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Mol Ecol. 2019 Jul 10. doi: 10.1111/mec.15176. [Epub ahead of print]

31° South: The physiology of adaptation to arid conditions in a passerine bird.

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Natural History Museum of Denmark, University of Copenhagen, Copenhagen, Denmark.
Department of Zoology, Nelson Mandela University, Port Elizabeth, South Africa.
Department of Bioinformatics and Genetics, Swedish Museum of Natural History, Stockholm, Sweden.
China National GeneBank BGI-Shenzhen, Shenzhen, China.
Section for Ecology and Evolution, Department of Biology, University of Copenhagen, Copenhagen, Denmark.
State Key Laboratory of Genetic Resources and Evolution, Kunming Institute of Zoology, Chinese Academy of Sciences, Kunming, China.
Center for Excellence in Animal Evolution and Genetics, Chinese Academy of Sciences, Kunming, China.
Center for Macroecology, Evolution and Climate, Natural History Museum of Denmark, University of Copenhagen, Copenhagen, Denmark.
Department of Zoology and Entomology, Rhodes University, Grahamstown, South Africa.
Norwegian University of Science and Technology, University Museum, Trondheim, Norway.


Arid environments provide ideal ground for investigating the mechanisms of adaptive evolution. High temperatures and low water availability are relentless stressors for many endotherms, including birds; yet birds persist in deserts. While physiological adaptation likely involves metabolic phenotypes, the underlying mechanisms (plasticity, genetics) are largely uncharacterized. To explore this, we took an intra-specific approach that focused on a species that is resident over a mesic to arid gradient, the Karoo scrub-robin (Cercotrichas coryphaeus). Specifically, we integrated environmental (climatic and primary productivity), physiological (metabolic rates: a measure of energy expenditure), genotypic (genetic variation underlying the machinery of energy production) and microbiome (involved in processing food from where energy is retrieved) data, to infer the mechanism of physiological adaptation. We that found the variation in energetic physiology phenotypes and gut microbiome composition are associated with environmental features as well as with variation in genes underlying energy metabolic pathways. Specifically, we identified a small list of candidate adaptive genes, some of them with known ties to relevant physiology phenotypes. Together our results suggest that selective pressures on energetic physiology mediated by genes related to energy homeostasis and possibly microbiota composition may facilitate adaptation to local conditions and provide an explanation to the high avian intra-specific divergence observed in harsh environments. This article is protected by copyright. All rights reserved.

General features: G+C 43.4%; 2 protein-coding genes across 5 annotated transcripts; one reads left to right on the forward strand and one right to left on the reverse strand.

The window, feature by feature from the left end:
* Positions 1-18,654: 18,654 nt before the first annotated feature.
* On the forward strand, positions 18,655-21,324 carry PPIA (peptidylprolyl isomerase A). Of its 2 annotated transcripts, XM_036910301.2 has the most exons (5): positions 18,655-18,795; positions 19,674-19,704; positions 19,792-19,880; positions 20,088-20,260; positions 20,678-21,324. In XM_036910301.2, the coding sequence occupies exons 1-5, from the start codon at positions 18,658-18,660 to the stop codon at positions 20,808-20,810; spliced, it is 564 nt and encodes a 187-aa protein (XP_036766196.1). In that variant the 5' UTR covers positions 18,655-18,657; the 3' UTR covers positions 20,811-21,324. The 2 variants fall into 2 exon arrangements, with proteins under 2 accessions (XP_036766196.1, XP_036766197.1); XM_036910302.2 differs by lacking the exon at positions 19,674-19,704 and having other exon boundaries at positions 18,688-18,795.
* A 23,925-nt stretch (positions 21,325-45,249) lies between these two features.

aridity; birds; energetic physiology; microbiome; natural selection; target enrichment


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